- Code: Select all
Kernel panic - not syncing High Priority Machine Check (HPMC)
So this got me wondering how the kernel detects a bus check HPMC - what is the HPMC handler watching for?
A hardware crash event can be High Priority Machine Check (HPMC), Low Priority Machine Check (LPMC) or Transfer of Control (TOC). The machine checks are typically caused by hardware malfunctions or certain classes of bus errors. TOC on the other hand is usually initiated by the operator in response to system software being stuck in an error state.
When a hardware crash event occurs, the processor immediately branch to PDC entry point; PDCE_CHECK for HPMC and LPMC faults, and PDCE_TOC for TOC. *The implementation details of these PDC entry points are processor dependant.* Fundamentally they save the processorâ s state (general, control, space and interruption registers) into Processor Internal Memory (PIM). The processor then vectors back into the operating system entry points; HPMC_Vector or TOC_Vector. These entry points are defined in the IVA (Interruption Vector Table) and MEM_TOC in Page Zero respectively.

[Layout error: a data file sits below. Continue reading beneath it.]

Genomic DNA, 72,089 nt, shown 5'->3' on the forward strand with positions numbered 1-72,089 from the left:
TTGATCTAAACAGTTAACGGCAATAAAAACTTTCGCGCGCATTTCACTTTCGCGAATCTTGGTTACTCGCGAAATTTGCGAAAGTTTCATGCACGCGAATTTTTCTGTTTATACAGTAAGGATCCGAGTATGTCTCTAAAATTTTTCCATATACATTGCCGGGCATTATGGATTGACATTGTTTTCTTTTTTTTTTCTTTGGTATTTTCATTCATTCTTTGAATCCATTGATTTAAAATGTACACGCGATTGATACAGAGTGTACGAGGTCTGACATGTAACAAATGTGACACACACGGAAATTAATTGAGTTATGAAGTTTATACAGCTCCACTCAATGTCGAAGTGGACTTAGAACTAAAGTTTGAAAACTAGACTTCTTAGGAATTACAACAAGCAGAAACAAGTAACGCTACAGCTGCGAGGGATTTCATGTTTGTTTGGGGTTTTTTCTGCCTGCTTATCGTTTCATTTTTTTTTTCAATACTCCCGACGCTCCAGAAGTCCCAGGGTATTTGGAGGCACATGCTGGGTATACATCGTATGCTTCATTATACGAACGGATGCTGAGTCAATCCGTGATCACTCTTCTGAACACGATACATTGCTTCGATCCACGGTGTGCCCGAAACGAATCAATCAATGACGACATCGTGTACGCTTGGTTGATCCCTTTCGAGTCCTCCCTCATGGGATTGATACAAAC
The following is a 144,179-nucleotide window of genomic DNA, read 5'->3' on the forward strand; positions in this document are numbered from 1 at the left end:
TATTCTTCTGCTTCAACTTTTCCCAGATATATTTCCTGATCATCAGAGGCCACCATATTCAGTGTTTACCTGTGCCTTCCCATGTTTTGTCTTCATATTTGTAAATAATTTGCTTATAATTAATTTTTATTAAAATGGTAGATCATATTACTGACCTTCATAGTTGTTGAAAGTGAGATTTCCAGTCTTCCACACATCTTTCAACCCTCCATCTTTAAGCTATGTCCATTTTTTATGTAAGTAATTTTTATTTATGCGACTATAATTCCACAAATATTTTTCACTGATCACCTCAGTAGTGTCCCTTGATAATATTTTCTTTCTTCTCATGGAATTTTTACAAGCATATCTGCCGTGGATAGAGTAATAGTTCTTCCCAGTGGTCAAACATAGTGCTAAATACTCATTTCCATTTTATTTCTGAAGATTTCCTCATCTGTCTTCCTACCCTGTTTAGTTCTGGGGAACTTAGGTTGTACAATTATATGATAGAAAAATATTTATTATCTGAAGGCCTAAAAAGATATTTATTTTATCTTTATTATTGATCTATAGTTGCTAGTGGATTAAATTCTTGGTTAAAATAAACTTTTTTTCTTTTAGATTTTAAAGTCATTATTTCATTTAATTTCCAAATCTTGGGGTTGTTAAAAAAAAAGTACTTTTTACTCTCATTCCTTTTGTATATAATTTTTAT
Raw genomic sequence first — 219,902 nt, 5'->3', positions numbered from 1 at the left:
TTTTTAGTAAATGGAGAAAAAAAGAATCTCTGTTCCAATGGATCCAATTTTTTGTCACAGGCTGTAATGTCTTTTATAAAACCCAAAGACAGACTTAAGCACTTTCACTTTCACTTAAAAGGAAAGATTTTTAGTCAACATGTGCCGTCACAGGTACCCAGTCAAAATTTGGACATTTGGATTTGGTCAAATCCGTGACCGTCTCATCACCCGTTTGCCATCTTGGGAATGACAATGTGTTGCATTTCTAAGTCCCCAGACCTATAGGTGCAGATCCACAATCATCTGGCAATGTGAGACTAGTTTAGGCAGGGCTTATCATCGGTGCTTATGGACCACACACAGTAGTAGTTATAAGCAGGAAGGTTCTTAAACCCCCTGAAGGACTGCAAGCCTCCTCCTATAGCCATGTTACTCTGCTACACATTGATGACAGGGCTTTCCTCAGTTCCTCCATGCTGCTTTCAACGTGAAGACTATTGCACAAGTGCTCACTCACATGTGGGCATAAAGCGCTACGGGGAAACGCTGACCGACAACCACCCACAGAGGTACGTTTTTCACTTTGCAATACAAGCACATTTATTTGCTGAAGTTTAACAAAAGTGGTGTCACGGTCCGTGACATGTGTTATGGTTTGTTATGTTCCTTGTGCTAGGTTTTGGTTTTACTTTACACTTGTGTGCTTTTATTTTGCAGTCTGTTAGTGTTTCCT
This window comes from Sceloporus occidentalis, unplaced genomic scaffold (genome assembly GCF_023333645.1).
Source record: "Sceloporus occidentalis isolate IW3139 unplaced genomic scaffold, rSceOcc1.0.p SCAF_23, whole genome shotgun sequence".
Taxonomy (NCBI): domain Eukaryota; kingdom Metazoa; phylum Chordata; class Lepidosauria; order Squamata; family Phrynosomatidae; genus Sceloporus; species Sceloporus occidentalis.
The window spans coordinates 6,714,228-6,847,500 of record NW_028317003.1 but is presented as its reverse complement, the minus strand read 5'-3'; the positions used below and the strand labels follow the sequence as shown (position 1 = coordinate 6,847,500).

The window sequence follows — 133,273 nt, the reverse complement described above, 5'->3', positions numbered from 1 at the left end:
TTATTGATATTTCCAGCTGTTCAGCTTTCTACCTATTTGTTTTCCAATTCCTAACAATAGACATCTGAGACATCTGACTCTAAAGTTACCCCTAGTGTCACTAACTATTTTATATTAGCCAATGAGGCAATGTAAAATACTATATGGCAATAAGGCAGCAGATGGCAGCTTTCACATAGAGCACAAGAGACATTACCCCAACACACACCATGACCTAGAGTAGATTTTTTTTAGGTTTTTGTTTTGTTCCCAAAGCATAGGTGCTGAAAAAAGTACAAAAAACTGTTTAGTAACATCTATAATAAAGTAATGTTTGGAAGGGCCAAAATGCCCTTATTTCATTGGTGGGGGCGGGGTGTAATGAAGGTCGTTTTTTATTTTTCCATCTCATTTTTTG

On entry into the kernel, a crash event entry is created. The operating system makes a pdc call (PDC_PIM) to read the processorâ s state information from PIM into a Restart Parameter Block (RPB). As such the RPB structure contains information pertinent to the understanding of the crash. For example, the Program Counter (PC) in the RPB would indicate what routine was executing at the time of HPMC/TOC event. Once the state has been saved, the operating system continues to dump physical memory to the dump device.